At the UTC we always encourage our students to apply their learning to the bigger picture, and to connect it to real life contexts and experiences. In the current Covid-19 crisis, engineers are saving lives every single day. Innovation is the bread and butter of an engineer and by coming up with new ideas and finding better ways to operate, engineers at all levels are contributing to the fight against the virus.
UTC students, Jonty Horn and Janneke Riches, have both responded to requests for Personal Protection Equipment (PPE) for frontline NHS staff by utilising 3D printing to manufacture face shields in their own homes.
Year 13 student Janneke joined the UTC in 2016 and following the culmination of her studies plans to study a BA (Hons) in Product Design at university starting this September. Year 11 student Jonty has studied a STEM based curriculum of GCSEs at the UTC for the past two years and plans to continue his studies with the goal of a future career in engineering.
The current nationwide shortage of PPE prompted both students to put their engineering skills into practise by finding a solution to the problem. Over the past month they have donated hundreds of face shields to various local health organisations free of charge.
Our engineering staff have also been busy making face shields, using a design that has been developed and produced by Kitronik, a materials supplier for Design and Technology in schools. So far they have delivered 100 face shields to the Neonatal Ward at Lincoln County Hospital, and plan to continue to produce and supply the shields as needed.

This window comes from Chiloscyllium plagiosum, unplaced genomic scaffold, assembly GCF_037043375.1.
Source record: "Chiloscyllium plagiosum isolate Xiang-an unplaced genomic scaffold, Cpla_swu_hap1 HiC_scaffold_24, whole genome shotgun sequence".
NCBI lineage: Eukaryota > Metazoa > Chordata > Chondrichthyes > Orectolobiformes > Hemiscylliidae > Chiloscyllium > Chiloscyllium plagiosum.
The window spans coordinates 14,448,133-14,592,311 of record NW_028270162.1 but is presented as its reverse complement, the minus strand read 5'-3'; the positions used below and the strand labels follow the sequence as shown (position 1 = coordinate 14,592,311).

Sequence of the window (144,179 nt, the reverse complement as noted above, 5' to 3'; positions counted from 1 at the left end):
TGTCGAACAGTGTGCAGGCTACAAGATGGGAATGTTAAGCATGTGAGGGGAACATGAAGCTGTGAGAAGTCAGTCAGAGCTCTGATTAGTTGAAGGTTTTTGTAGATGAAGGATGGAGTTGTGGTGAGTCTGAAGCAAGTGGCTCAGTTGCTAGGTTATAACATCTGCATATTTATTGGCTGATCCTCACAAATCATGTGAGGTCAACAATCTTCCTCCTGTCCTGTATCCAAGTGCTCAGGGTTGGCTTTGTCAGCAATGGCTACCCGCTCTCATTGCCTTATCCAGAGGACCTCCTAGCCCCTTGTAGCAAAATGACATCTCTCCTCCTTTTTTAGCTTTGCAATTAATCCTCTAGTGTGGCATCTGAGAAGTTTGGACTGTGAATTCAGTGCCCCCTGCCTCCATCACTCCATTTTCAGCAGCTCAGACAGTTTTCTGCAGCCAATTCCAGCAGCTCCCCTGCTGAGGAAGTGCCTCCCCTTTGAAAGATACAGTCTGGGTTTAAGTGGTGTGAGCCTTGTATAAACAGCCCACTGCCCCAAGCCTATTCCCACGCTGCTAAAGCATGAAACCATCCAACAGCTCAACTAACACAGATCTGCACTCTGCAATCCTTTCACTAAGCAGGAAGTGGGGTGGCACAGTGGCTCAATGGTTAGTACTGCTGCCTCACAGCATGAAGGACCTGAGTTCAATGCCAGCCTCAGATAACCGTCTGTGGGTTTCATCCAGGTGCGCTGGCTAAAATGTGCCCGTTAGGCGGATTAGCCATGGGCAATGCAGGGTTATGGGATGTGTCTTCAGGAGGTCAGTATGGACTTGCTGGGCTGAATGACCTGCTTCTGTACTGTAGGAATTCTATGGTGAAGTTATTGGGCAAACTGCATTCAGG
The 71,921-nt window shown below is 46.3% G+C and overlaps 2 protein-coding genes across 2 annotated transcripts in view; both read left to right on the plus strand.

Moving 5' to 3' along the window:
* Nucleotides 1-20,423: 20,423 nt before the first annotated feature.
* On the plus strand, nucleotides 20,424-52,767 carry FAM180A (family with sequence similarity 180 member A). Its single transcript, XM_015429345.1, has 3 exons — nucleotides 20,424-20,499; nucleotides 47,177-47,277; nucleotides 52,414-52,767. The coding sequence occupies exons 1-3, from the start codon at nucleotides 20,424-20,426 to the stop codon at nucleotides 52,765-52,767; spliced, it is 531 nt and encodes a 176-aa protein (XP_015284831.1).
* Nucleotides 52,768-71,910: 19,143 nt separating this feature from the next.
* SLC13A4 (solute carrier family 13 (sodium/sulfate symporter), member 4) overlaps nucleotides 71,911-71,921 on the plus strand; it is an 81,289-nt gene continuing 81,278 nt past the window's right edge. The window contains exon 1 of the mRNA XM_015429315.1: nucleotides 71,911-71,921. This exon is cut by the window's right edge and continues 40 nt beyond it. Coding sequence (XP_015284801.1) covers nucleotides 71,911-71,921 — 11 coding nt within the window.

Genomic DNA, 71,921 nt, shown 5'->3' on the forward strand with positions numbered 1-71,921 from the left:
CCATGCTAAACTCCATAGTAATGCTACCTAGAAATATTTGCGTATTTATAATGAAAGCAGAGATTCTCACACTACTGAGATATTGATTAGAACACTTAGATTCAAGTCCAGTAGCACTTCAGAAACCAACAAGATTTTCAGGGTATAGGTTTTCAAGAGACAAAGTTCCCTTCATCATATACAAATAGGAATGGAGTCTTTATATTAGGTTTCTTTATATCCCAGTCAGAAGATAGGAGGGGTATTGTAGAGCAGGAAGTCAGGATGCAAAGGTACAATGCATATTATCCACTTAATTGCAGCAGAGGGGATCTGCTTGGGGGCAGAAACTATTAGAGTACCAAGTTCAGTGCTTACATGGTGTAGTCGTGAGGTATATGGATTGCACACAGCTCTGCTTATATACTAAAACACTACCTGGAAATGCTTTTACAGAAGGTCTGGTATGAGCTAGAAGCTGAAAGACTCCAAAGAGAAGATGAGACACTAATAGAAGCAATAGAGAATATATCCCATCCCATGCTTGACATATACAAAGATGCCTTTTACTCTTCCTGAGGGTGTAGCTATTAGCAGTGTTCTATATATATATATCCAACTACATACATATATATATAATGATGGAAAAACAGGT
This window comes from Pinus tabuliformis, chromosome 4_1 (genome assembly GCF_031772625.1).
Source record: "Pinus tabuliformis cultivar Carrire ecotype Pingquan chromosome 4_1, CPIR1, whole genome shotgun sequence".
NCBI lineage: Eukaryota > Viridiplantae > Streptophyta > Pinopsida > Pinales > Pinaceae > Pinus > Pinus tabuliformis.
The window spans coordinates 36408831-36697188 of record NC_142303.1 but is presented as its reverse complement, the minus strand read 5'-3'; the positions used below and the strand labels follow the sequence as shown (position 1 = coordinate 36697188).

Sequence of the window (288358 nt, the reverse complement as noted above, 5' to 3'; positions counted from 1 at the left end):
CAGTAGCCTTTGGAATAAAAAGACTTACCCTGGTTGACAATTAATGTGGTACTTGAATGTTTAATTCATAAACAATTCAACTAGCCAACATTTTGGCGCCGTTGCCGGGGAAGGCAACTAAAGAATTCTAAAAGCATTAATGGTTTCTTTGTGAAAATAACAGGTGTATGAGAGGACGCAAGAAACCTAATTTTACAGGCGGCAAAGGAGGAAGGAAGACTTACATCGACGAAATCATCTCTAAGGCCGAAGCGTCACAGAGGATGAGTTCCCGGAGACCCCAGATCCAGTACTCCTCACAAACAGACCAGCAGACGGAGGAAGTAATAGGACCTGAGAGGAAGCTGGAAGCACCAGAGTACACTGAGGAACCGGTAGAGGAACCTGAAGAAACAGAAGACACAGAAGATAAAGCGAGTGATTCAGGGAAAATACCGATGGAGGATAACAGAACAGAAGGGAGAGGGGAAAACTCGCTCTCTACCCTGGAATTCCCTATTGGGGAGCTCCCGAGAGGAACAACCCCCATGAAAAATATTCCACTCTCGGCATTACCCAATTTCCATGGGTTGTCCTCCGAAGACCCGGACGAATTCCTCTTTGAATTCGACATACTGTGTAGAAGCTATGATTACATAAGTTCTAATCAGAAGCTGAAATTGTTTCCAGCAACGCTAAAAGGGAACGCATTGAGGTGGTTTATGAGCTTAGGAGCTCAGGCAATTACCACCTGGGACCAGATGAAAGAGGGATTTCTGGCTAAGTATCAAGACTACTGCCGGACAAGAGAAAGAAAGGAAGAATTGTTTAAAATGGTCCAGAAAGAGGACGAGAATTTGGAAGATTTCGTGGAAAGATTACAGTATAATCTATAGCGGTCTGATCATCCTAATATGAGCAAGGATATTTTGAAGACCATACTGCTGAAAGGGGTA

Mr Fielding, our Head of Engineering, has also been collaborating with engineering staff from other local secondary schools to produce valves for CPAP devices used to treat Covid-19 patients at Lincoln County Hospital.
Experts have worked out that CPAP (sleep apnoea treatment) devices can be used for oxygen therapy on non-critical Covid-19 patients, preventing the need for an invasive ventilator. Patients have been shown to make a remarkable turnaround and full recovery as a result of this treatment.
Mr Fielding responded to requests from United Lincolnshire Hospitals NHS Trust, and has been using 3D printing equipment from the UTC to print small batches of valves that allow the oxygen supply to enter the circuit of the CPAP device.
John Morrison, Principal of Lincoln UTC
said: “It’s fantastic to see both students and staff taking the initiative and
using their experience and skills in engineering to help others in a time of
crisis. Engineers across the world are saving lives and I’m so proud that members
of the UTC are part of that effort.”